posting as a link because it’s literally the best website ever. you just tell it what ingredients you possess and it flings recipes at you!
Free high-resolution textures! Everything from paper to fabric to glass and even seamless!
per·son of col·or
A person who is not white or of European parentage.
For your research:
- Here are some noteworthy sites that focus on women of color in the United States and around the world
- Native American Languages and Where they are used.
- The Races of Humanity
- Human Differentiation: Evolution of Racial Characteristics
- Whitewashing is racist
- What is a Hyphenated American? Beautiful People of Color
- More links and Research!!
How To Write PoC:
- From Margin to Center: Writing Characters of Color
- How to write PoC characters. [part 1, 2, 3]
- 5 SIMPLE RULES FOR WRITING YA FOR PEOPLE OF COLOR.
[part 1, 2]
- Decoding Hair Texture: [Black hair]
Face Claim help:
CS5 Brushes ( works with CS6 )
CS4 Brushes ( works with all versions prior to CS4 )
A lot of people ask me while livestreaming what brushes I use, and since I only use some out of certain brush packs, I figured it’d be easier to just clump the ones I use the most together.
If you want to download all the content from the original brush packs, you can download them here:
k04sk Brushes ( also a combination - credits in their description. has a TON of brushes to experiment with!!)
castrochew Brushes - Skin and Hair Texture Brushes
if you have any problems downloading / getting brushes to work, please let me know :8)
not that i draw much in ps, but hmm.
A psychologist walked around a room while teaching stress management to an audience. As she raised a glass of water, everyone expected they’d be asked the “half empty or half full” question. Instead, with a smile on her face, she inquired: “How heavy is this glass of water?”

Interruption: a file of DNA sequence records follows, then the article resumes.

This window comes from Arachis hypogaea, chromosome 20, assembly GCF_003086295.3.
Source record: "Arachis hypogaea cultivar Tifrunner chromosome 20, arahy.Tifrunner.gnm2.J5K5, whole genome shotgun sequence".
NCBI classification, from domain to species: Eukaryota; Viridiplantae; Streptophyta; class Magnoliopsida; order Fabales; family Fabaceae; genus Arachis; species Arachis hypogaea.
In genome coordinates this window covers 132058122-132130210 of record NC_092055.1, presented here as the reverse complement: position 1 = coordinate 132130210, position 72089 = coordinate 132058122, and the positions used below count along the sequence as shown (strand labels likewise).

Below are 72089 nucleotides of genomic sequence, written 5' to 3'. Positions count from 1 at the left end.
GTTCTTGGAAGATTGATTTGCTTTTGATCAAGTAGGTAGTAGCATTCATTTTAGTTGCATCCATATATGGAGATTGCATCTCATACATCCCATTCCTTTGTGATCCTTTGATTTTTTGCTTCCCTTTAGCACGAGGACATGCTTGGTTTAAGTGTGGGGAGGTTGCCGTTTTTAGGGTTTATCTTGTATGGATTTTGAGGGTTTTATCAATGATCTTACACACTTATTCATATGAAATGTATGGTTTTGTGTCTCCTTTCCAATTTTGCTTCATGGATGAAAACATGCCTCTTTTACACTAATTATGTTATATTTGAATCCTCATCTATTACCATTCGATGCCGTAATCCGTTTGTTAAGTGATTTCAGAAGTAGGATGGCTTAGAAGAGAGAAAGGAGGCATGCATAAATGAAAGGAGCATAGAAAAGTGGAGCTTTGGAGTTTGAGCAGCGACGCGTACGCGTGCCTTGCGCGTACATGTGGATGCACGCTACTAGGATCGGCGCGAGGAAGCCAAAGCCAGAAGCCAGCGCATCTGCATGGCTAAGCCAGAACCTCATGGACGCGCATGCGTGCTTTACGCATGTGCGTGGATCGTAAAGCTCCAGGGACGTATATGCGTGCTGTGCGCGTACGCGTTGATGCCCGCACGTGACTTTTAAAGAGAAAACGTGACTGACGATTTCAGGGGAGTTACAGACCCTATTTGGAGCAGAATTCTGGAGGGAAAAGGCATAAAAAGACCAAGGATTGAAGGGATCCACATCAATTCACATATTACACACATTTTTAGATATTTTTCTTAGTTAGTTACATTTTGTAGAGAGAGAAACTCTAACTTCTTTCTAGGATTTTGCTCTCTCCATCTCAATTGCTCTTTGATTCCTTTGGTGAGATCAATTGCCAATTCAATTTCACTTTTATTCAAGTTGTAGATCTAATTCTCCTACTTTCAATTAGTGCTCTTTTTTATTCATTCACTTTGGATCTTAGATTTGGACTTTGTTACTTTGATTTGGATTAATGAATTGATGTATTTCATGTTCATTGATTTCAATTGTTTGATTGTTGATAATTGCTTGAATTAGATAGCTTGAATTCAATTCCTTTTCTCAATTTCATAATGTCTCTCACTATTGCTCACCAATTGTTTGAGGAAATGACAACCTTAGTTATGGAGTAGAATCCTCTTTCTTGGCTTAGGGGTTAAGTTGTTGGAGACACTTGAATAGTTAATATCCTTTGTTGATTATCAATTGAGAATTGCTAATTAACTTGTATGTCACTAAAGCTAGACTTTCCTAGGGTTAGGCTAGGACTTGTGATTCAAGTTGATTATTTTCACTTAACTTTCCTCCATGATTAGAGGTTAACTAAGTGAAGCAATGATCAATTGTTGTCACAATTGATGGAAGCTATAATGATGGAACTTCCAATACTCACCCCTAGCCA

Answers called out ranged from 8 oz. to 20 oz.
She replied, “The absolute weight doesn’t matter. It depends on how long I hold it. If I hold it for a minute, it’s not a problem. If I hold it for an hour, I’ll have an ache in my arm. If I hold it for a day, my arm will feel numb and paralyzed. In each case, the weight of the glass doesn’t change, but the longer I hold it, the heavier it becomes.” She continued, “The stresses and worries in life are like that glass of water. Think about them for a while and nothing happens. Think about them a bit longer and they begin to hurt. And if you think about them all day long, you will feel paralyzed – incapable of doing anything.”
It’s important to remember to let go of your stresses. As early in the evening as you can, put all your burdens down. Don’t carry them through the evening and into the night. Remember to put the glass down!
I needed this so badly
DAMN after reading so many inspirational things, this is the first one that actually felt life-changing.
What They Do: “This blog was created in order to provide daily tips and prompts to writers who delve into fiction. I spent a lot of time desperately looking for creative writing prompts that focused mostly on writing about yourself and yourself only. I wanted to provide a blog for fiction writers and role-players alike.”